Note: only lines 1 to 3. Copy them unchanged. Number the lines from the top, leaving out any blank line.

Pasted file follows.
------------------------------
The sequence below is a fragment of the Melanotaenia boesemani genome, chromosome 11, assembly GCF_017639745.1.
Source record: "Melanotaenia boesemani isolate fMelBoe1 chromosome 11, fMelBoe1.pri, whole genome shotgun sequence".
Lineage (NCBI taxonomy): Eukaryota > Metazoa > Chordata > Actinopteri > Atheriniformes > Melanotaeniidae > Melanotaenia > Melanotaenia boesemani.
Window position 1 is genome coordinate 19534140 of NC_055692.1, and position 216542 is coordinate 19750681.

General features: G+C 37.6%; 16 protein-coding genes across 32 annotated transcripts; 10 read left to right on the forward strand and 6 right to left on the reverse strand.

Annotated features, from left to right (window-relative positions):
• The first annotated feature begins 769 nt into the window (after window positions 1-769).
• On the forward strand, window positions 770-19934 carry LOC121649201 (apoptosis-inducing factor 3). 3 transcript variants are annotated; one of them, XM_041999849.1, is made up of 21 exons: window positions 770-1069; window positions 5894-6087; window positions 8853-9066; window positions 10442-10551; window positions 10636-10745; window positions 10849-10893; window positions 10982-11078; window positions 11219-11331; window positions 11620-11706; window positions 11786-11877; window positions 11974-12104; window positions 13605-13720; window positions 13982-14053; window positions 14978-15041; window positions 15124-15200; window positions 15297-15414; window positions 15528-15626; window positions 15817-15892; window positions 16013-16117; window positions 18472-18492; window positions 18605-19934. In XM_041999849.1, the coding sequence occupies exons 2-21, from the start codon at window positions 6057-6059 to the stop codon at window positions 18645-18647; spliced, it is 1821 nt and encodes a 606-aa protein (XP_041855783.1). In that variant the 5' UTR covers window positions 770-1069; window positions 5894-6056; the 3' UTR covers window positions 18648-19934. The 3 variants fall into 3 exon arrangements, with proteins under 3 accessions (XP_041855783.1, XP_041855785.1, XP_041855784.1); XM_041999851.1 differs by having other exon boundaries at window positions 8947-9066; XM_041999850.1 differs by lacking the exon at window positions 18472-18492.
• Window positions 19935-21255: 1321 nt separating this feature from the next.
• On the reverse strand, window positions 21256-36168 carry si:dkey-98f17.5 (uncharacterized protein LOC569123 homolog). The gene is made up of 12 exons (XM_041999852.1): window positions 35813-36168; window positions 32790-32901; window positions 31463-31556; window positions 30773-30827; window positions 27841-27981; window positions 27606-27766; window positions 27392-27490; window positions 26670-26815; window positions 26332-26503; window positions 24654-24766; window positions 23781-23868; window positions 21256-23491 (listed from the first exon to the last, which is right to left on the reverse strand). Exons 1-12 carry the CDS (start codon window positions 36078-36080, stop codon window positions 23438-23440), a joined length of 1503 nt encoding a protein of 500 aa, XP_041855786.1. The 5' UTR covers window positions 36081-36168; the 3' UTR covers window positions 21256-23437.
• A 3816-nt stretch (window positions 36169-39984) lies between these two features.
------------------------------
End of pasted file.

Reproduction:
The sequence below is a fragment of the Melanotaenia boesemani genome, chromosome 11, assembly GCF_017639745.1.
Source record: "Melanotaenia boesemani isolate fMelBoe1 chromosome 11, fMelBoe1.pri, whole genome shotgun sequence".
Lineage (NCBI taxonomy): Eukaryota > Metazoa > Chordata > Actinopteri > Atheriniformes > Melanotaeniidae > Melanotaenia > Melanotaenia boesemani.